(Bulent Kilic/AFP/Getty Images)
Just over a year ago, in September 2016, world leaders convened for the UN General Assembly in New York to address the displacement of more than 65 million people around the world. This was the first high-level gathering in history focused exclusively on refugees and migrants.
The outcome was the adoption of The New York Declaration for Refugees and Migrants, a global commitment to improving the human rights and protections of refugees and migrants. It was supported by all 193 UN Member States, including the United States. At the time, President Obama called for empathy for the “innocent men and women and children, who, through no fault of their own, have had to flee everything that they know, and everything that they love.”
This weekend, the Trump Administration abruptly announced its decision to walk away from the Global Compact on Migration, citing inconsistencies between U.S. immigration policies and provisions in The New York Declaration.
Although U.S. representatives participated in discussions about the New York Declaration at the latest General Assembly just a few months ago in September 2017, The New York Times reported that the administration now considered these talks, designed to address the unprecedented flow of uncontrolled global migration, as a “subversion of American sovereignty.” Foreign Policy called the President’s move “a blunt signal that the United States is no longer interested in forging a concerted response to the world’s burgeoning migration crises.”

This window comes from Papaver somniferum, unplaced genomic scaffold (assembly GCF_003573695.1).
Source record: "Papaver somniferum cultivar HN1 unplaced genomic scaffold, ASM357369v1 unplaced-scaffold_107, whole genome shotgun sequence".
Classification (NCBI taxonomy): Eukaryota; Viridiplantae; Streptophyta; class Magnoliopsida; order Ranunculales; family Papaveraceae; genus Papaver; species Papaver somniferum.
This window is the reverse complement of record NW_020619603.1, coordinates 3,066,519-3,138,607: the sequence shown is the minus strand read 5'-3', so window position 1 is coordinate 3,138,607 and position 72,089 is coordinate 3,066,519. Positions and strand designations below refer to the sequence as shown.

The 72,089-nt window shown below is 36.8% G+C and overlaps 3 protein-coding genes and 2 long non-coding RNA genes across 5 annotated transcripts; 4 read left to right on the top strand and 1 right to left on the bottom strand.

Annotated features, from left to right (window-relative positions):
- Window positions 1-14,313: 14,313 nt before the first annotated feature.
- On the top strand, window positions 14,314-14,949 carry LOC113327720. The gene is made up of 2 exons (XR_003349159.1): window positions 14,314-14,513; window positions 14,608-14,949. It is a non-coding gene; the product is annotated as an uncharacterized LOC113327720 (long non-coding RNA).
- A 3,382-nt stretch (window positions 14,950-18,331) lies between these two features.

By adopting the New York Declaration in 2016, the international community agreed to work together to strengthen and expand mechanisms to protect the displaced. Included in The New York Declaration was a decision to work towards the 2018 adoption of The Global Compact for Safe, Orderly and Regular Migration. The Migration Compact is intended to improve coordinated responses among Member States, and to develop a framework for international cooperation, on migration.
“At a time when U.S. leadership is needed more than ever on the issue of migration, President Trump has removed our country from global migration talks, and is therefore making the United States increasingly irrelevant to the global migration debate,” said Mark Hetfield, HIAS’ president and CEO.
“The Trump Administration’s decision to isolate the U.S. from the international community as it seeks to address global migration marks yet another abdication of U.S. leadership,” he added.